Bloomberg Law
Feb. 16, 2022, 3:06 PMUpdated: Feb. 16, 2022, 5:43 PM

GOP Senator Opposes District Pick, Setting Up Test of Norm (2)

Madison Alder
Madison Alder

Sen. Ron Johnson (R-Wis.) won’t support President Joe Biden’s pick for a trial court seat in his state, setting up the first test for Democrats on home-state senator support for district court nominees.

Johnson indicated Tuesday he wouldn’t support the nomination of Judge William Pocan to the U.S. District Court for the Eastern District of Wisconsin, saying the Green Bay legal community wanted a nominee who was “locally based and actively involved in their community.”

“I look forward to working with President Biden on selecting a suitable nominee,” Johnson said in a statement.

Pocan, brother of Rep. Mark Pocan (D-Wis.), is a deputy chief Judge of the Milwaukee County Circuit Court. Pocan was nominated by Biden after Johnson and Sen. Tammy Baldwin (D) included his name on a list of four candidates they recommended to the White House in June. The senators used a bipartisan nominating commission to identify candidates, according to a statement from Baldwin after Pocan’s nomination in December.

Johnson’s decision challenges Senate Democrats commitment to a norm that district court picks require home-state senator support to advance. Senators indicate this support by returning a document known as a “blue slip.”

But Senate Judiciary Chair Dick Durbin (D-Ill.) has reserved the right to make exceptions if a senator opposes a nominee for reasons that aren’t merit-related like their gender or sexual orientation.

At a Wednesday Judiciary hearing where Pocan was supposed to testify, Durbin didn’t address whether Johnson’s decision would result in a change in the process.

“I also hope that Senator Johnson’s position is not an indication of any procedures to come in the future. Let me just leave it at that. It would be a disservice to litigants to the administration of justice and to judiciary,” Durbin said.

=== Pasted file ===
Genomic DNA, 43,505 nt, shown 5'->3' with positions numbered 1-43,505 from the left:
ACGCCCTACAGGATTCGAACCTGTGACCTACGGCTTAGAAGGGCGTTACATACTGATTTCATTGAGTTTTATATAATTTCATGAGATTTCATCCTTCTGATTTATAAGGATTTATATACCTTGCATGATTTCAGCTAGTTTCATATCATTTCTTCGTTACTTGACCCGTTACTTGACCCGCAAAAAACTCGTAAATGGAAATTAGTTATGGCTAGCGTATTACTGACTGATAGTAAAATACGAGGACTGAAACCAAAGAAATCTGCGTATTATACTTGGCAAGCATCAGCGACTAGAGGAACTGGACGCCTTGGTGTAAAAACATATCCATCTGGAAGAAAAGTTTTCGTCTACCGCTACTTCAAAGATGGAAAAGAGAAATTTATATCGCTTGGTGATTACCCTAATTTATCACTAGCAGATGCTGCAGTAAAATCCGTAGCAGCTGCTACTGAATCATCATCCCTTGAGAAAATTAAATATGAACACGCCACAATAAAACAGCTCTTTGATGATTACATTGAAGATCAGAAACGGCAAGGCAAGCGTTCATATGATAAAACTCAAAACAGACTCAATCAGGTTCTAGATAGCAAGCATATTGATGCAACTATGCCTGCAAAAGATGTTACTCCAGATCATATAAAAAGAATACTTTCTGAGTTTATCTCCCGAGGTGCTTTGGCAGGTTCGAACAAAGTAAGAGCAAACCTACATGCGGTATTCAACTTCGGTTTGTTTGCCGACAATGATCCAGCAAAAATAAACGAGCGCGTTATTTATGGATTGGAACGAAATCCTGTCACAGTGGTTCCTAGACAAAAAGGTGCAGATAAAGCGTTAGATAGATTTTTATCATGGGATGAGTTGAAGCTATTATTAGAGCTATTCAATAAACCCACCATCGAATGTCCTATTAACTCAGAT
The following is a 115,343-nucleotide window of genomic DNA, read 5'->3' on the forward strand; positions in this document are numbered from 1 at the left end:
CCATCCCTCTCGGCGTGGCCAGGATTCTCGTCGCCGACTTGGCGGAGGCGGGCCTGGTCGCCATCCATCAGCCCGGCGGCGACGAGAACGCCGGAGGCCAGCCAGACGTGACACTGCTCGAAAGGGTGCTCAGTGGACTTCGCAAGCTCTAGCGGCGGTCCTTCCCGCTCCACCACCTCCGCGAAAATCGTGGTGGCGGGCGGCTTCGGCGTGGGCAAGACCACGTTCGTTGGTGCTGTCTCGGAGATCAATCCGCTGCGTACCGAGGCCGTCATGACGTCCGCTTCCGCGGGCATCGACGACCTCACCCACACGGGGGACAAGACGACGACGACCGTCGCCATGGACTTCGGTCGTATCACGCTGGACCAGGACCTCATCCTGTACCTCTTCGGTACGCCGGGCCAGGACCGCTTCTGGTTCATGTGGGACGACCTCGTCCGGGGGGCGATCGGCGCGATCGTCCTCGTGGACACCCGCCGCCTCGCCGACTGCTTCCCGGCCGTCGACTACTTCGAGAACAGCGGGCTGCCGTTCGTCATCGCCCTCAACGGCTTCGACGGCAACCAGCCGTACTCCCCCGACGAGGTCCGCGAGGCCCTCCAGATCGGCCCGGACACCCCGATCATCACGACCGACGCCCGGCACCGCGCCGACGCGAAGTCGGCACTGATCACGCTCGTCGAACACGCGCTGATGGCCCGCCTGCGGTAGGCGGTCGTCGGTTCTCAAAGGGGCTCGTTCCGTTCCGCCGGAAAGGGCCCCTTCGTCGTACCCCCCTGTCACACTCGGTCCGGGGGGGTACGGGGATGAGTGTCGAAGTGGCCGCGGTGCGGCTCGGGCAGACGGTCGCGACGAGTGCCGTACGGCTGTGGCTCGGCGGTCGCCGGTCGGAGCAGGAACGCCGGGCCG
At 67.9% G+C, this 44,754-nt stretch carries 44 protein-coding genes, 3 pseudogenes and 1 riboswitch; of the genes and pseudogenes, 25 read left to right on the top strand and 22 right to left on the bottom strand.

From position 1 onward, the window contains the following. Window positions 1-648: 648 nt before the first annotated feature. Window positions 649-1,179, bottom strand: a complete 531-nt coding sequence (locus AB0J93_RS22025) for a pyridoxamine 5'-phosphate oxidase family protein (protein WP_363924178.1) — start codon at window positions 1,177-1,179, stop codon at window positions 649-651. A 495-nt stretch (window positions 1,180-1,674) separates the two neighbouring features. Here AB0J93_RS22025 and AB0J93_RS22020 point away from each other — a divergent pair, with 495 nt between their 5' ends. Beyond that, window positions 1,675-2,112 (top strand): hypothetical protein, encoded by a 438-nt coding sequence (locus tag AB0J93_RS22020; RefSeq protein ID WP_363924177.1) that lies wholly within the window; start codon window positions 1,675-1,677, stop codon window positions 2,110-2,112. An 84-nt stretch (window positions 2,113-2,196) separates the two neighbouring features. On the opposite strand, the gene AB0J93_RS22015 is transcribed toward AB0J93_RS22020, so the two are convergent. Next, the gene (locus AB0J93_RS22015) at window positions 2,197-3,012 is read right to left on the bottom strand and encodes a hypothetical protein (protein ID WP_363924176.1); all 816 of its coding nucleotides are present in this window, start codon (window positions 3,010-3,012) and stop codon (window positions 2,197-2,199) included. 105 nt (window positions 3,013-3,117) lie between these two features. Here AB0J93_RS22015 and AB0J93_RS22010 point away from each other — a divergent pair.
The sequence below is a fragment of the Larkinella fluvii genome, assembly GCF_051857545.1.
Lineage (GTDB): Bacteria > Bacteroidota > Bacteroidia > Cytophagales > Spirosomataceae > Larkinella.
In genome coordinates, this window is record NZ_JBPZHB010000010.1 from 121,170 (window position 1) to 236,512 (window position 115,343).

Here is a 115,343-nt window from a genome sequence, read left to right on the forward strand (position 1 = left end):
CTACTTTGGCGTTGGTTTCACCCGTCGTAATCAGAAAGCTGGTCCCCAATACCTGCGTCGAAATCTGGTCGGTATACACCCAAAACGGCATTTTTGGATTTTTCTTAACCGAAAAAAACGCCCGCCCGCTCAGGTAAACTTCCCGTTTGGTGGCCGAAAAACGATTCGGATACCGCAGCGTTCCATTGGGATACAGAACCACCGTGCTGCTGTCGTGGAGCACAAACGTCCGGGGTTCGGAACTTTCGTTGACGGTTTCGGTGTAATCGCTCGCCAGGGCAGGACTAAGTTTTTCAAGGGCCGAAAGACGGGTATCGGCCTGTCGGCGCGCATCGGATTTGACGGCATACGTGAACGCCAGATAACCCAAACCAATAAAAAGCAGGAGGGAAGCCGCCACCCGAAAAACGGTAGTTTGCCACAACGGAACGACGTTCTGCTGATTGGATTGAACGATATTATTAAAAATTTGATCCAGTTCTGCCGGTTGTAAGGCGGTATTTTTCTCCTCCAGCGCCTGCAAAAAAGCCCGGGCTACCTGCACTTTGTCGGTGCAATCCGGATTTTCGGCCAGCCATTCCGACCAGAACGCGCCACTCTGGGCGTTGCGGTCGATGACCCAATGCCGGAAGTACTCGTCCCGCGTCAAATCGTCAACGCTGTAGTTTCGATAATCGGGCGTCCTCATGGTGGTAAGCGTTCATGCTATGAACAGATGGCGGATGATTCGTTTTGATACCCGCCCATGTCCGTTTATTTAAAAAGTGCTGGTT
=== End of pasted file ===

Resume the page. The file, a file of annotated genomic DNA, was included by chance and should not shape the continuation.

Durbin expressed frustration with Johnson’s communication on Pocan’s nomination. The Judiciary chair said Johnson’s office didn’t respond to four separate communication attempts over the course of nearly a month and learned that he wouldn’t support Pocan secondhand on Tuesday night.

“Such a lack of communication is unacceptable and frankly disrespectful to the nominee and his family,” Durbin said.

Baldwin said she was “deeply disappointed” with Johnson’s decision.

“I will be speaking with Chairman Durbin later. I certainly hope in the meantime, that upon learning how incorrect he was, that Senator Johnson will review his decision and sign a blue slip,” Baldwin said on Wednesday.

White House spokesman Andrew Bates called Johnson’s decision “unfortunate” and “without foundation.”

“Judge Pocan is as deeply qualified today as he was when Senator Johnson recommended him to the President for this exact vacancy in June,” Bates said.

Bates cited Pocan’s “Well Qualified” rating from the American Bar Association and noted that Pocan would make history as the first LGBTQ federal judge in Wisconsin.

—with assistance from Zach Cohen

(Updates with Baldwin comments in paragraphs ten and eleven. )

To contact the reporter on this story: Madison Alder in Washington at

To contact the editors responsible for this story: Seth Stern at; John Crawley at